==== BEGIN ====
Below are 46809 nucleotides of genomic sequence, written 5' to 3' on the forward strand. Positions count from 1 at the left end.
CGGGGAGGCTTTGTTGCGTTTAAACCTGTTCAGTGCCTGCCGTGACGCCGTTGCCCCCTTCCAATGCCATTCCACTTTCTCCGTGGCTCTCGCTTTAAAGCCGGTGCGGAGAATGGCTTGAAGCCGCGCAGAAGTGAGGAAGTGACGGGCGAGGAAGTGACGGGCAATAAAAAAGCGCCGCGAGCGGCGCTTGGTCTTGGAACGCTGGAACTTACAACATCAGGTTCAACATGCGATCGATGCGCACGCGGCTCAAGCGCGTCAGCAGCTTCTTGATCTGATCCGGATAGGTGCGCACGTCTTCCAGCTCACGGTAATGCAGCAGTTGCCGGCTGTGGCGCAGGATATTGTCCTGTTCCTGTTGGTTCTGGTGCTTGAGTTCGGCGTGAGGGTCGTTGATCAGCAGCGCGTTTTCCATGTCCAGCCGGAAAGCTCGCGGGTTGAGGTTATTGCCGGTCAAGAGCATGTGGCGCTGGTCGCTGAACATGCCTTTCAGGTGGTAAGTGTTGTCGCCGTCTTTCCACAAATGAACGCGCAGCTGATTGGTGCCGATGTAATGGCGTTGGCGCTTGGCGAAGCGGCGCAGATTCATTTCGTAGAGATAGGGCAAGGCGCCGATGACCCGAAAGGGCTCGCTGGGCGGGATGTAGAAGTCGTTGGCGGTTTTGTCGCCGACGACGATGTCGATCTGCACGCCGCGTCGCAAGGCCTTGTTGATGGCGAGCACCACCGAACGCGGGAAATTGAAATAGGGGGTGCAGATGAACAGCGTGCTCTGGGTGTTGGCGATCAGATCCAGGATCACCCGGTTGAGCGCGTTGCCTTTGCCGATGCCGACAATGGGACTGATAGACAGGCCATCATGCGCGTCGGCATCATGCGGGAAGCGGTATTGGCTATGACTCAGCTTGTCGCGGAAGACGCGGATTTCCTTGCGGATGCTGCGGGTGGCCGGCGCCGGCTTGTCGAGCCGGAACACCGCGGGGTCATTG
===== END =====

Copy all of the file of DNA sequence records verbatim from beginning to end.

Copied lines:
Below are 46809 nucleotides of genomic sequence, written 5' to 3' on the forward strand. Positions count from 1 at the left end.
CGGGGAGGCTTTGTTGCGTTTAAACCTGTTCAGTGCCTGCCGTGACGCCGTTGCCCCCTTCCAATGCCATTCCACTTTCTCCGTGGCTCTCGCTTTAAAGCCGGTGCGGAGAATGGCTTGAAGCCGCGCAGAAGTGAGGAAGTGACGGGCGAGGAAGTGACGGGCAATAAAAAAGCGCCGCGAGCGGCGCTTGGTCTTGGAACGCTGGAACTTACAACATCAGGTTCAACATGCGATCGATGCGCACGCGGCTCAAGCGCGTCAGCAGCTTCTTGATCTGATCCGGATAGGTGCGCACGTCTTCCAGCTCACGGTAATGCAGCAGTTGCCGGCTGTGGCGCAGGATATTGTCCTGTTCCTGTTGGTTCTGGTGCTTGAGTTCGGCGTGAGGGTCGTTGATCAGCAGCGCGTTTTCCATGTCCAGCCGGAAAGCTCGCGGGTTGAGGTTATTGCCGGTCAAGAGCATGTGGCGCTGGTCGCTGAACATGCCTTTCAGGTGGTAAGTGTTGTCGCCGTCTTTCCACAAATGAACGCGCAGCTGATTGGTGCCGATGTAATGGCGTTGGCGCTTGGCGAAGCGGCGCAGATTCATTTCGTAGAGATAGGGCAAGGCGCCGATGACCCGAAAGGGCTCGCTGGGCGGGATGTAGAAGTCGTTGGCGGTTTTGTCGCCGACGACGATGTCGATCTGCACGCCGCGTCGCAAGGCCTTGTTGATGGCGAGCACCACCGAACGCGGGAAATTGAAATAGGGGGTGCAGATGAACAGCGTGCTCTGGGTGTTGGCGATCAGATCCAGGATCACCCGGTTGAGCGCGTTGCCTTTGCCGATGCCGACAATGGGACTGATAGACAGGCCATCATGCGCGTCGGCATCATGCGGGAAGCGGTATTGGCTATGACTCAGCTTGTCGCGGAAGACGCGGATTTCCTTGCGGATGCTGCGGGTGGCCGGCGCCGGCTTGTCGAGCCGGAACACCGCGGGGTCATTG